At Ferrara's 'hippie church,' nothing is done by the book.
Gene Ferrara doesn't look like your average reverend. He plays congas, often wears Hawaiian shirts and frequently sits in the crowd as others lead a workshop or parts of the Sunday service at the Center for Conscious Living. During his Sunday sermon, he's as likely to talk about the spiritual lessons he drew from watching a football game as he is to discuss current affairs or the esoteric teachings of Jesus, Buddha or Nelson Mandela.
"The world's two biggest braggarts got together," Ferrara, 65, starts a story one Sunday. "Who was the second one?" shouts one of the attendees. To general laughter, Ferrara, always fast on his feet, says, "Sorry, you're right, there were three of us." He continues with the sermon, which might include some more self-deprecation and sometimes ends with an appreciative round of applause.
Ferrara started the Center for Conscious Living, 849 E. Washington Ave., and is its unpaid pastor, coordinator and custodian. "You've really built a hippie church here," commented a visitor to one Sunday service. But the center is much more than that.
While some call it a church, the Center for Conscious Living certainly does not follow a Christian dogma. Those attending are as likely to be Buddhist, Jewish or followers of Native traditions as they are to be lapsed Catholic or Lutheran. The program book welcomes people to "The Loving Spirit Community Celebration" in "A Church for the Whole Earth," and the service includes a Gratitude Song and a Native American Mother Earth song among others.
There's guided meditation - led by Ferrara or a member of the community -which may revolve around cosmic light, the Om chant or Kabalistic concepts. There's a little bit of yoga and dance and the "Namaste Greeting." This involves walking meditatively from one person to another, looking into their eyes or, some say, beyond the eyes and into the soul, and greeting each other with the Sanskrit word "namaste," which means "the Divine in me acknowledges and salutes the Divine in you." This practice often results in teary eyes and heartfelt hugs.
Like the service, the center itself is a mishmash of traditions. Housed in a large hall with wooden floors and a very modern exposed ceiling, it is decorated with astrological signs, Buddhist prayer flags and a ceramic piece with Jerusalem and its holy centers of the three major monotheistic religions. There's a large crystal, a candle, sage and a picture of Mother Mary on an altar. Scarf-like curtains separate the entrance from the main hall. And there's a fairly advanced sound and lighting system, for concerts and dances.
The regulars are professionals, students, retired people, military veterans and the unemployed. They are young and old. Teachers, real estate agents, clerks, carpenters, healers, businesspeople.
They are people like Tinley Le Voir, who was looking for "talk beyond the superficial" and conversation about "life and how to live it better." Her 4-year-old son Jaddian asks all week about "drum and dance," his description of the Sunday service.
And Sally. Sally has severe mental retardation and a spinal degenerative disease that confines her to a wheelchair. She's very social though not verbal, and before coming to CCL her circle of close relationships consisted mainly of family members, staff and other clients of her residential service agency.
Mary Napoleon, her caretaker and a regular at CCL, says Sally has made ongoing friendships with many who use the center. "Coming has broadened her world immensely," says Napoleon. "Sunday at CCL is definitely the highlight of Sally's week. I know that her input is welcomed and accepted. It is truly a loving, safe place for her."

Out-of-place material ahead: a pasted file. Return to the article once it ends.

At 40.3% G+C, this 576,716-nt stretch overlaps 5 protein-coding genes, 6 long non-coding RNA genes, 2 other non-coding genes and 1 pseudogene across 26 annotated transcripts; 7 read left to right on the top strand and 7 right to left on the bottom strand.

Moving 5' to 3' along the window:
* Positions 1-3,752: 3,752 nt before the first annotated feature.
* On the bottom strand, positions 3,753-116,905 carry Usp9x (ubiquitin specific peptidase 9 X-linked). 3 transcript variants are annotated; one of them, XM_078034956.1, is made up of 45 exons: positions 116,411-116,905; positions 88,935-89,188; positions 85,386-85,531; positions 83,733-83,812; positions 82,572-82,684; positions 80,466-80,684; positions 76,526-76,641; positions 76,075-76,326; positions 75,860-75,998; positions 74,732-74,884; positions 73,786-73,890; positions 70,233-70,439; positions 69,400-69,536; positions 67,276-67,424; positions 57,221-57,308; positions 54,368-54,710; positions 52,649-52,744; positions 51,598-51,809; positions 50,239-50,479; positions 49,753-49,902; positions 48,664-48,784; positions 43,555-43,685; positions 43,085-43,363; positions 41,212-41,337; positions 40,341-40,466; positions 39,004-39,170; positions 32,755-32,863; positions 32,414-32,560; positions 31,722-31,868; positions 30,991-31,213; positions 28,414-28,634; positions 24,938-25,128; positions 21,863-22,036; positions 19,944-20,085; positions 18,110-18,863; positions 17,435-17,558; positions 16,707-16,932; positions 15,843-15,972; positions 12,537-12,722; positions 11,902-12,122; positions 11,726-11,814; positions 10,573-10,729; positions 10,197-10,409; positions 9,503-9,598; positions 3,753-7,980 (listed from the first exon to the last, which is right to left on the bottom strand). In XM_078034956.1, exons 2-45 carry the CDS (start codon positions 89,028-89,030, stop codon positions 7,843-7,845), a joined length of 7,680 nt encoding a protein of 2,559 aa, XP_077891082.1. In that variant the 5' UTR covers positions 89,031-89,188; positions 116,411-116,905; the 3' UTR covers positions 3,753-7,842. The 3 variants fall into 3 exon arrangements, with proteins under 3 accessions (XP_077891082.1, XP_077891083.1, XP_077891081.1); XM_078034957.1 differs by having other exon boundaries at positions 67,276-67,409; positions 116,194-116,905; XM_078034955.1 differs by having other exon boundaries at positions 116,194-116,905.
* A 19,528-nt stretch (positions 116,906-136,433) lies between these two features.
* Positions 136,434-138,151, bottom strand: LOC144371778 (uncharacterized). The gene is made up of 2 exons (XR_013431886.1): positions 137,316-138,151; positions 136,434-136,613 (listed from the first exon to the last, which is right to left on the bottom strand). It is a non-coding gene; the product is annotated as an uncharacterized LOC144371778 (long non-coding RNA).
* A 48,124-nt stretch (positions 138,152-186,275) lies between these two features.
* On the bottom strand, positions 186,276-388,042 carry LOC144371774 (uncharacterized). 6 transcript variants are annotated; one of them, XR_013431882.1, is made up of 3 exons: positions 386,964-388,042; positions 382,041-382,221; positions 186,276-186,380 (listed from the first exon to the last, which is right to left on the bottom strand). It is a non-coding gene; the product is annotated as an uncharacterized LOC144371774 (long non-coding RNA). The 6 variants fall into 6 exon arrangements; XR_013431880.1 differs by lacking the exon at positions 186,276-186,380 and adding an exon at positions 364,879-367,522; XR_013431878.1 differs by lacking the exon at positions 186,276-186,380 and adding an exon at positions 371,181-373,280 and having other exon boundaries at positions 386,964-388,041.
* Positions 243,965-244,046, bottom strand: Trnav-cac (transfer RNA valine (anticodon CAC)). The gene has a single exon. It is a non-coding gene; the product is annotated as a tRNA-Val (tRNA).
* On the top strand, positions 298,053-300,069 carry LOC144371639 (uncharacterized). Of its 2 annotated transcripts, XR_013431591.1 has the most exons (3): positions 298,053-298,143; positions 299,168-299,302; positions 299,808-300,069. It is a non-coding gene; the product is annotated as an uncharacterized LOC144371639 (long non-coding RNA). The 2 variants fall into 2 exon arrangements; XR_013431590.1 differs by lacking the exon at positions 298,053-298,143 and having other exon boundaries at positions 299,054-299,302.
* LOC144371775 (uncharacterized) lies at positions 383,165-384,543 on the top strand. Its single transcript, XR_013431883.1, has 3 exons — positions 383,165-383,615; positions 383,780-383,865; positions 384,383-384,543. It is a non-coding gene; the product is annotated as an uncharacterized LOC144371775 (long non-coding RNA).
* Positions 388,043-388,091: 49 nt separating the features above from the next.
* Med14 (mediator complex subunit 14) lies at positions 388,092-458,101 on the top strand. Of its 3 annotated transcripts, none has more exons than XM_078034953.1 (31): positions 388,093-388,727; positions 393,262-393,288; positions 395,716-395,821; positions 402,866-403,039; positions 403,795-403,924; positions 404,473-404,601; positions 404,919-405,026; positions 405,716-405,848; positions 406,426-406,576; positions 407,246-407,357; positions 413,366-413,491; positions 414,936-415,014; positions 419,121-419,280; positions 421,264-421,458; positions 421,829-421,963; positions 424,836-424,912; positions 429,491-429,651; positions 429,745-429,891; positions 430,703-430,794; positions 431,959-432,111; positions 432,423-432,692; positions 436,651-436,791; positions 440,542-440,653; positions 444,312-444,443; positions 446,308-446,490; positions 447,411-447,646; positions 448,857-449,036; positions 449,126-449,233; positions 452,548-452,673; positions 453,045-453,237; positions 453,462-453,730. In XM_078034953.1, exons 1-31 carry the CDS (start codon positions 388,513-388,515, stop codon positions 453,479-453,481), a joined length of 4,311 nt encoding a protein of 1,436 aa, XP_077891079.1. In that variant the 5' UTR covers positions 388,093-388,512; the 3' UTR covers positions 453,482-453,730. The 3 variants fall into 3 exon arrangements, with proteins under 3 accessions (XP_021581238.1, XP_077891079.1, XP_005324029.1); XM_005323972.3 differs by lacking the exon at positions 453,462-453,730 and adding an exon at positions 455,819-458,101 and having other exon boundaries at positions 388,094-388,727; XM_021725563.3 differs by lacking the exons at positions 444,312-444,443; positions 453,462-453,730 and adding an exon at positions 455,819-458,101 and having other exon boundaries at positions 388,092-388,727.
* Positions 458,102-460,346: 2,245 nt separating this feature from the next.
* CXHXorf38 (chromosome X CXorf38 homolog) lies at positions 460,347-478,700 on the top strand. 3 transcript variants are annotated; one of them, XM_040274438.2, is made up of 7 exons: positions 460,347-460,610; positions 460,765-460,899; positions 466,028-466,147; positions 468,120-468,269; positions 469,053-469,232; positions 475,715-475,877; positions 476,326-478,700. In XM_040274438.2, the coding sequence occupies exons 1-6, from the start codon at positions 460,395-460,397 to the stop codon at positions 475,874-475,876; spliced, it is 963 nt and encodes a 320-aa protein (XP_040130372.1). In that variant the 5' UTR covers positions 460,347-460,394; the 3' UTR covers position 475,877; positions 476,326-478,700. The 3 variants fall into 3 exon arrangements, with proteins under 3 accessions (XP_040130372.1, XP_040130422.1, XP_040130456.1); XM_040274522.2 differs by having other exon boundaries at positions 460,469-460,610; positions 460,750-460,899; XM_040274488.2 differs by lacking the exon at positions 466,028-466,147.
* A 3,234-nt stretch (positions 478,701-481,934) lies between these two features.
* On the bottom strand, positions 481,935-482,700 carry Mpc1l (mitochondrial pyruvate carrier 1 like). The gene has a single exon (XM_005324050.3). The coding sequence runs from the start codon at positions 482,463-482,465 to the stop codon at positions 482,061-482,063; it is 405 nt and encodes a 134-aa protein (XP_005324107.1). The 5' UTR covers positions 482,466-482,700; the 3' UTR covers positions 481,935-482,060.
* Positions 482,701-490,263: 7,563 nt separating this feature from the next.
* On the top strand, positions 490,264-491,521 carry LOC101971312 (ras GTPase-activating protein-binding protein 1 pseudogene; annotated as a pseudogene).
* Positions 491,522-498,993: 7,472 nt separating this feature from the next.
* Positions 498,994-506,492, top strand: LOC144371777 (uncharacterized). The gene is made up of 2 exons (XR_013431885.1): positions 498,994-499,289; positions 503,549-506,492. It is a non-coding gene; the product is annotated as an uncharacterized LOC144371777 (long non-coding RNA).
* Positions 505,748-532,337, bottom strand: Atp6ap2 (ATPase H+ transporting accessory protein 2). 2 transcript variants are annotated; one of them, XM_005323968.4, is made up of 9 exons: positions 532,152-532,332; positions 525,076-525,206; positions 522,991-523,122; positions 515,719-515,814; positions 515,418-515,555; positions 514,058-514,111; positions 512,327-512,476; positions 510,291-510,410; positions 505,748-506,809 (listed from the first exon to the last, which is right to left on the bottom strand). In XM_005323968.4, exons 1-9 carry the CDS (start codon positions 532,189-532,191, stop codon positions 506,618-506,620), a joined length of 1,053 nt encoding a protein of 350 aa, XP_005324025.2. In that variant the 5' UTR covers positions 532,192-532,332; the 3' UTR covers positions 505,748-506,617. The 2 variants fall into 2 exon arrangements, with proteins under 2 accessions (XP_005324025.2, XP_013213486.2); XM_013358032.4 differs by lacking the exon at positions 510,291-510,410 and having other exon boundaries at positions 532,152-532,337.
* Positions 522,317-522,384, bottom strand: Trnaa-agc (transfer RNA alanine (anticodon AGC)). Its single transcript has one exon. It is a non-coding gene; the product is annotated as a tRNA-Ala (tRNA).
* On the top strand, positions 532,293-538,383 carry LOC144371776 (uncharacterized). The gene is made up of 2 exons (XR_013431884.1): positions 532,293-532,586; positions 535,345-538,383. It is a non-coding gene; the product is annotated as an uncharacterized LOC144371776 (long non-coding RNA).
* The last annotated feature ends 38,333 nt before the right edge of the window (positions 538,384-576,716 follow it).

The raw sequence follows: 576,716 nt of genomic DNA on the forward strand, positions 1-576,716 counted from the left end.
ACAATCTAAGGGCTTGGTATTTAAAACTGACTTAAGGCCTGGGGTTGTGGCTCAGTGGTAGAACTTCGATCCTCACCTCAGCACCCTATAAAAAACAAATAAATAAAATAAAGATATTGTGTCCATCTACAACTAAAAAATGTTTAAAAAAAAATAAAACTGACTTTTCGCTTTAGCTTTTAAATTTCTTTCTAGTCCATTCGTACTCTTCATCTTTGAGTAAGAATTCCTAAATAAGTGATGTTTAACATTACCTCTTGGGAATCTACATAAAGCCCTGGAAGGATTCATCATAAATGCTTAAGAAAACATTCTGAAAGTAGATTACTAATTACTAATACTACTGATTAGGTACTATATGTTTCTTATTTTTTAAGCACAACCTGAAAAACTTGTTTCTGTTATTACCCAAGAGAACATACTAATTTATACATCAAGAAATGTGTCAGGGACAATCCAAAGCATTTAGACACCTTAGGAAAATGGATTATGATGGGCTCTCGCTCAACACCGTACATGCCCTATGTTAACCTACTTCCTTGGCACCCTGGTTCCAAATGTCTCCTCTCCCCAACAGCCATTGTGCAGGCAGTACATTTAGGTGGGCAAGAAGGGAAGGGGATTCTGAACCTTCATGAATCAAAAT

From motel to multi-use church
The Center for Conscious Living opened in its current location in October 2009 and has seen steady growth since, both in the number of people attending the Sunday celebration and in other activities hosted there. It survives on donations and fees for use of the space.
Ferrara, originally from northeast Ohio, was raised without religion till he was 10, when his mother asked if he wanted to go to church. He studied with a Catholic priest and decided at age 12 that he wanted to become a priest, but changed his mind a year later.
At age 18 he started studying philosophy and political theory and withdrew from Catholicism. Military service in South Korea exposed him to Buddhism and Daoism. At 27 he joined an ashram in San Francisco, studying Vedic literature and practice. He was drawn to Bhakti yoga, which emphasizes service and devotion. A mystical Christian sect and "connecting with the Christ Spirit in a deep way" followed.
In 1991 he "got involved in the world of making money and raising kids," says Ferrara. "I played that game for the first time, until the marriage ended in 1999."
Working as a management consultant, he taught seminars in what he calls "feminine management theory" - creating meaningful relations with the people who report to you, exemplifying the desired behaviors and developing community based on compassion. "I started realizing I was heading my own church, but in a different room and place every day," he says.
In 2003 Ferrara took an ordination from the Universal Brotherhood Movement, an organization dedicated to disseminating the message of loving kindness through the development of a nontheological clergy. About five months later he found himself thinking, "I want my ministry to be what I do, not my hobby."
The next day, a funeral director asked him if he could preside at a funeral. He has done so about 450 times since. "That became my ministry," he says. "Every time before a funeral I pray, saying 'I trust that You will put the words in my mouth, the light in my eyes and the love in my heart and deliver through me to each individual that which you would have them receive in this day.' I do the same every Sunday before my sermon at CCL. It's about being a vehicle before Spirit."
Ferrara moved to Madison in November 2008, to minister to the Madison Religious Science Church, which was without a pastor. It was Spirit, he says, that moved his church from a meeting room in the AmericInn motel, where a handful of people met at the time, to the bead store across the street.
The bead store was owned by Dianne Becker, whom he asked to sing during services. Becker, now Ferrara's life partner, used to be a professional musician. She'd stopped singing about a decade before meeting Ferrara. When he asked her to sing, "It brought music back into my life," she says, her eyes getting moist. "It was amazing. I started singing from my heart instead of just doing commercial music. It's brought me a lot of joy."